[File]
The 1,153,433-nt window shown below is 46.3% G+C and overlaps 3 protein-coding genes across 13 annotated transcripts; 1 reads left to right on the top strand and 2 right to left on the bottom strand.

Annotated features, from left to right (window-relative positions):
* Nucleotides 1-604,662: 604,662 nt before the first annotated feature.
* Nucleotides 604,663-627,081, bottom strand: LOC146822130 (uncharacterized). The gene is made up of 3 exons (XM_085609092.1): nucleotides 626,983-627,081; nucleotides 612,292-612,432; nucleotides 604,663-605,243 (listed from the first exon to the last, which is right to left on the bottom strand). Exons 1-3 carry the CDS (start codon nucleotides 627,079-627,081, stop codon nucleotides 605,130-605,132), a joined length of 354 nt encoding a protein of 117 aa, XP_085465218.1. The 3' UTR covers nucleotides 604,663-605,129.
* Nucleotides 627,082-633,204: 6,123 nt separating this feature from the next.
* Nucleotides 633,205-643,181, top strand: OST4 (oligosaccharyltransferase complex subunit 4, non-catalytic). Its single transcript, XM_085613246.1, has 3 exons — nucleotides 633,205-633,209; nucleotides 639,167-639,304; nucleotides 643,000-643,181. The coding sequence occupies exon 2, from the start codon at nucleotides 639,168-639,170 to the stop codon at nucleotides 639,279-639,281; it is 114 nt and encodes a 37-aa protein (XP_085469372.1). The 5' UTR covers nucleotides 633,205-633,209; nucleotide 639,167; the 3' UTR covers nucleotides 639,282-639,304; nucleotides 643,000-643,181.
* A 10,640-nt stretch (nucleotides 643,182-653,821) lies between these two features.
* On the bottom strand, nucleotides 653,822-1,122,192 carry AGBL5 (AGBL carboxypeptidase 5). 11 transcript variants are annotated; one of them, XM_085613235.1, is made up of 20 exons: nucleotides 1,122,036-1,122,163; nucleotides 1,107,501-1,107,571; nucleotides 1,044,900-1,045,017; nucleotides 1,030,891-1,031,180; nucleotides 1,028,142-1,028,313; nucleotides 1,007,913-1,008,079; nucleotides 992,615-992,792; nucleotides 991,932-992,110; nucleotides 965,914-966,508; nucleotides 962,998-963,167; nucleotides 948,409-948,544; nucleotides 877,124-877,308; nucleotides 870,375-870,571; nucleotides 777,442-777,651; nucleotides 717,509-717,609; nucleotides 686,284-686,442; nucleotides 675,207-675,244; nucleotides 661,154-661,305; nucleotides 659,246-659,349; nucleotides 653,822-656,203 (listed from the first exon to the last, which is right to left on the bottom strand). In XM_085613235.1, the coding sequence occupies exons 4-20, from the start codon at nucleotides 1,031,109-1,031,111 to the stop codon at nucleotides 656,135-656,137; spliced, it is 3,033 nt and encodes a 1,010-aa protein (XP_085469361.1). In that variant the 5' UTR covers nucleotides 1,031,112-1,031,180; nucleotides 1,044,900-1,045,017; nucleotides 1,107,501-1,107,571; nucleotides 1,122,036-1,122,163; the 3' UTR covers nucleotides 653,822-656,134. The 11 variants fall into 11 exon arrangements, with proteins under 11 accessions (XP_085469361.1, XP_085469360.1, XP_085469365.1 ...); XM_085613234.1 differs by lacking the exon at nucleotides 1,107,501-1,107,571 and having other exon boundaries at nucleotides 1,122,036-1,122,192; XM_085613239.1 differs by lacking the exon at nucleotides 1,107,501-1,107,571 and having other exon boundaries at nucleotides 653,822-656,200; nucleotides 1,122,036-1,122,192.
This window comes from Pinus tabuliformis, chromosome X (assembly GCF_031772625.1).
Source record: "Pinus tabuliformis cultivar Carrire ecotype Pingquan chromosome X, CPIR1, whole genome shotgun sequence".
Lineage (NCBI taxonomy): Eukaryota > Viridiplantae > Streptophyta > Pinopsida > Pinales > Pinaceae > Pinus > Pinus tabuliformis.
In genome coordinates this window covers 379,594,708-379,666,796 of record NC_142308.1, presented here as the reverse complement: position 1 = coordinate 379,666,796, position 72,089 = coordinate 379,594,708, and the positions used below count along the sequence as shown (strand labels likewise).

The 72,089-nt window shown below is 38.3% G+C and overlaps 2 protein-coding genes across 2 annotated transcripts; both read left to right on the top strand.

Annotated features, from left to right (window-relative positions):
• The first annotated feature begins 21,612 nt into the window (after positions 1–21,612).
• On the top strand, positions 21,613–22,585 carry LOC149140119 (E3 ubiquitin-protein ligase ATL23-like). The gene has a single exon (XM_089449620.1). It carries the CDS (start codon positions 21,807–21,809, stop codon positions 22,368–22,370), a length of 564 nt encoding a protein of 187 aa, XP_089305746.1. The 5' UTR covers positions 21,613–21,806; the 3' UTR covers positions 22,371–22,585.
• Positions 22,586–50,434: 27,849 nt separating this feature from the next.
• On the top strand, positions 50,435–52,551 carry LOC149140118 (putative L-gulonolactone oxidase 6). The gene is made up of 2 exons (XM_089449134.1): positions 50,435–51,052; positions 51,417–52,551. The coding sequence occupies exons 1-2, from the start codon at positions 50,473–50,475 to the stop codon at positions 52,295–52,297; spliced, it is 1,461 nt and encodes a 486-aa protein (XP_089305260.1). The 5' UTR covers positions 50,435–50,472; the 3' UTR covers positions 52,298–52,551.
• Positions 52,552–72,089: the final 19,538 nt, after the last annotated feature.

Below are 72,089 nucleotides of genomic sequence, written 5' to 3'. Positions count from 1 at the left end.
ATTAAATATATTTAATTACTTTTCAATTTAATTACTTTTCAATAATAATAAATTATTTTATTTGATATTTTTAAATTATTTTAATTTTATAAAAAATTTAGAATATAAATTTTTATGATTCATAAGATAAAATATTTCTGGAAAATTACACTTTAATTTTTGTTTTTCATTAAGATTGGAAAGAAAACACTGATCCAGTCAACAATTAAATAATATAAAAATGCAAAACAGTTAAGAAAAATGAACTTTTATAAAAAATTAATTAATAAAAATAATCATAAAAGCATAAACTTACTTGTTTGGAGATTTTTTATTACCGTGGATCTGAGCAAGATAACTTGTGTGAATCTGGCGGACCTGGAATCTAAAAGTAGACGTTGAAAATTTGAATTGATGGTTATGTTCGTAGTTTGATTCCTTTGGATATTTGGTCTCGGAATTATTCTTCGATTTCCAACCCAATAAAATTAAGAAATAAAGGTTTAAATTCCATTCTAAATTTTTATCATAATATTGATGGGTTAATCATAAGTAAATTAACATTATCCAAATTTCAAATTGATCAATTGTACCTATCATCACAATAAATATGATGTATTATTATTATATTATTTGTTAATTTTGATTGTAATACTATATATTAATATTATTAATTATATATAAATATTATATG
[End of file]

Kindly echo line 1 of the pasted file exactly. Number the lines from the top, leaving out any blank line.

The 1,153,433-nt window shown below is 46.3% G+C and overlaps 3 protein-coding genes across 13 annotated transcripts; 1 reads left to right on the top strand and 2 right to left on the bottom strand.